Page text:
Apart from the addition of new animals, The Park has undergone a number of important changes and development which the new owners consider to be particularly relevant and important with today?s emphasis on hygiene and environmental health.
?When we first came here,? says Susan, ?there were llamas and alpacas peeing and pooing right next to the shop, creating a very unpleasant and smelly environment. We felt that this was inappropriate. So, when we made our planning application we asked to change the use of the livestock barn and create new, cleaner, sturdier shelters for the animals. Working closely with the planning department, we were able to develop a plan which would allow us to change the whole internal layout of the existing infrastructure to make it more user-friendly, hygienic and safe. Currently, June 2016, we are coming to the final stages of the redevelopment where we have created a new front entrance and swapped over the locations of the existing gift and fashion shop with the coffee shop, as well as creating a new kitchen. Two years ago, when we began the internal restructuring, we built a terrace to connect the main building with the newly converted agricultural barn and, as it was called in the old days, the ?museum?, now the licensed marriage barn.?
?The new arrangement has allowed us to focus more on the catering and events operations whilst directing the flow of customers through the shop,? says Bobby. ?This is a common practice in the retail industry referred to as ?driving customers through the retail? as anyone who has been to IKEA will have experienced. One of the things that annoyed us the most when we came here was that customers look out at countryside but not ?our? countryside, and so do not see our lovely playground, nor the exceptional view of the Ashdown Park Hotel, or the views of our beautiful llamas in their pens.?
In addition to these changes, The Llama Park now has a new restaurant in an old Sussex barn, which was previously used as the shop which, again, looks out over The Llama Park?s spectacular views of The Ashdown Forest. The old ?museum? has been converted into The Marriage Barn which doubles as Bobby?s ?Jam Jar?, a bar and venue which will soon play host to live music with the hope that customers will take advantage of The Park?s 2am music, dancing and drinking license.
Amongst other events, The Llama Park now hosts four craft fairs every year as well as a Barn Dance in June and its famous Christmas Wonderland. Father Christmas arrives at The Llama Park to see that his reindeer are being well looked after, taking up residence here from the last weekend in November until Christmas Eve when he flies off on his sleigh to deliver presents to children all around the world. The Llama Park?s website has full information about the Christmas Grotto and a customer comments section which informs readers that the ?real Father Christmas? really does visit and stay at The Llama Park. Several thousand children, and parents, who visit him at The Park every year certainly seem to agree that he is truly magical and ?the real thing?.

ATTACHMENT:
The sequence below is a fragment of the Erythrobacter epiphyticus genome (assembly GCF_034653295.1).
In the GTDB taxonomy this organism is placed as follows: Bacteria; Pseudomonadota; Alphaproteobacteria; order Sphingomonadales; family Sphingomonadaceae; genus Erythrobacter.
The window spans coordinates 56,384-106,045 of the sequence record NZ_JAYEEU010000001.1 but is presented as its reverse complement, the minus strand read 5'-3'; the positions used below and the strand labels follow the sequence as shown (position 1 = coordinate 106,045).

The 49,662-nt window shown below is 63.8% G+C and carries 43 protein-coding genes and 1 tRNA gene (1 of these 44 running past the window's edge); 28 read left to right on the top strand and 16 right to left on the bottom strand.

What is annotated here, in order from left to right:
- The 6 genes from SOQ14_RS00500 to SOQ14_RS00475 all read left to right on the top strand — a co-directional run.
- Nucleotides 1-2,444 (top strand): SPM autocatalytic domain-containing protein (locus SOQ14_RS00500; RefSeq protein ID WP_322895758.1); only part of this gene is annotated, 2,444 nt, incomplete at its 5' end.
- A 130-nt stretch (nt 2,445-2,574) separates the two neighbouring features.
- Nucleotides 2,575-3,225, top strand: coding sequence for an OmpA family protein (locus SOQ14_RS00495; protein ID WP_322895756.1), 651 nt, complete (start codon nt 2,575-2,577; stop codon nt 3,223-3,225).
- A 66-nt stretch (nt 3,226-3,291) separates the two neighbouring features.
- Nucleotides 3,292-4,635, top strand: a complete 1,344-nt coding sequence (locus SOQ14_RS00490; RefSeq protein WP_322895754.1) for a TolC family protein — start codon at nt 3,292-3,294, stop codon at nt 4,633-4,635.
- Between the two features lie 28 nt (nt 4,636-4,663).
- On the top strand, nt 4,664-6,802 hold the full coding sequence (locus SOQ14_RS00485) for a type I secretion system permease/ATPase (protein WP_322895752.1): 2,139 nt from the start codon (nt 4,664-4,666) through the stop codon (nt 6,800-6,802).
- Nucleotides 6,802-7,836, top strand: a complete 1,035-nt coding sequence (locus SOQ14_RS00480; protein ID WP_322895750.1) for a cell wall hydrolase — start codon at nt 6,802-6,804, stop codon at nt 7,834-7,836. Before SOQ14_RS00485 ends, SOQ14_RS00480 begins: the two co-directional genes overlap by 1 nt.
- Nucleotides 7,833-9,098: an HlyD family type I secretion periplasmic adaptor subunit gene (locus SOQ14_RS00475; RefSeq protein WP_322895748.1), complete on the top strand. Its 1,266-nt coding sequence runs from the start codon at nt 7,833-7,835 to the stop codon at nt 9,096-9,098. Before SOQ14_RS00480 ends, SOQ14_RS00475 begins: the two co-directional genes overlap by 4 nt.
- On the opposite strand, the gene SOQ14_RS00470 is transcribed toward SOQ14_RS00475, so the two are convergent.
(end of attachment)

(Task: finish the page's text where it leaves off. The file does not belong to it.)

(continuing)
Having just returned from five years at the University of Leeds, Lily, Bobby and Susan?s daughter, has taken up the role of General Manager and Musical and Events Director and is applying her knowledge from her Business Management Degree to help with the development and running of the restructured and redeveloped business.
?When my parents called me three years ago and told me that they were buying The Llama Park I was, to say the least, very surprised. However, they have always been mad and always run businesses together. When we lived in Dubai, they ran a publishing company. I have always been included in discussions and decisions and I often found myself when I was 10 or 11, helping out with office chores and making coffee,? says Lily. ?Later on, as I grew older, my father taught me how to use a camera, going on photoshoots with him, as well as helping out with exhibitions and shows which they put on. So for me, working here at The Llama Park is a natural extension of my childhood.?
?It is three years since we bought The Llama Park and it has been a journey full of both pain and pleasure, working hard for 369 days a year, working 14 or 15 hours a day. We close for just three days ? Christmas Day, Boxing Day and New Year?s Day. You would think we would have a break but actually, these days can sometimes be the hardest. We have no staff and have to deal with all the animals on our own after a few drinks and a huge Christmas Dinner,? says Bobby.
?Sue and I managed to steal a week away in January 2016, where we basically just slept for a week in the hotel. We are almost at the end of the journey to complete the development of The Llama Park, to where we can hopefully relax a little and enjoy the fruits of our hard work. However, I would like to thank all the staff, the workmen and contractors, the architect, the planners, friends, neighbours and family for their support over the last three years, without whom we could not have got to where we are today. This is a truly beautiful place to live and we all feel honoured to be living and working in such a glorious environment,? he concludes.